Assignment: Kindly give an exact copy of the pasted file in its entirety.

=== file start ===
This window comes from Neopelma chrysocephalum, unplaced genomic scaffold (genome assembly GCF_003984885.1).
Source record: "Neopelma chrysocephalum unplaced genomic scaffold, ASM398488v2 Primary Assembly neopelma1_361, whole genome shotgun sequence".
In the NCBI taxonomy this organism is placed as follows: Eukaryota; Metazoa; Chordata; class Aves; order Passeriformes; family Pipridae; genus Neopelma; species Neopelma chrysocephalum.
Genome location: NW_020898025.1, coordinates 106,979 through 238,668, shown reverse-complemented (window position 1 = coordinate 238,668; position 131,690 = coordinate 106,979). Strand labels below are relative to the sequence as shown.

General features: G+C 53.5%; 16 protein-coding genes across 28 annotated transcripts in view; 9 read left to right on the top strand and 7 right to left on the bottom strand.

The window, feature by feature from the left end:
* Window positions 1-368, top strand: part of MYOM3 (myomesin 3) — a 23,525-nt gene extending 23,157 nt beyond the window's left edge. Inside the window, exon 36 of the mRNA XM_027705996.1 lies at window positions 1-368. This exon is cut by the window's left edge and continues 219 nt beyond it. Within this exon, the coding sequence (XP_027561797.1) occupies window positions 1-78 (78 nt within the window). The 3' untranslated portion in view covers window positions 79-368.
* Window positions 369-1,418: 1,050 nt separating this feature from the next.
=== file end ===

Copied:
This window comes from Neopelma chrysocephalum, unplaced genomic scaffold (genome assembly GCF_003984885.1).
Source record: "Neopelma chrysocephalum unplaced genomic scaffold, ASM398488v2 Primary Assembly neopelma1_361, whole genome shotgun sequence".
In the NCBI taxonomy this organism is placed as follows: Eukaryota; Metazoa; Chordata; class Aves; order Passeriformes; family Pipridae; genus Neopelma; species Neopelma chrysocephalum.
Genome location: NW_020898025.1, coordinates 106,979 through 238,668, shown reverse-complemented (window position 1 = coordinate 238,668; position 131,690 = coordinate 106,979). Strand labels below are relative to the sequence as shown.

General features: G+C 53.5%; 16 protein-coding genes across 28 annotated transcripts in view; 9 read left to right on the top strand and 7 right to left on the bottom strand.

The window, feature by feature from the left end:
* Window positions 1-368, top strand: part of MYOM3 (myomesin 3) — a 23,525-nt gene extending 23,157 nt beyond the window's left edge. Inside the window, exon 36 of the mRNA XM_027705996.1 lies at window positions 1-368. This exon is cut by the window's left edge and continues 219 nt beyond it. Within this exon, the coding sequence (XP_027561797.1) occupies window positions 1-78 (78 nt within the window). The 3' untranslated portion in view covers window positions 79-368.
* Window positions 369-1,418: 1,050 nt separating this feature from the next.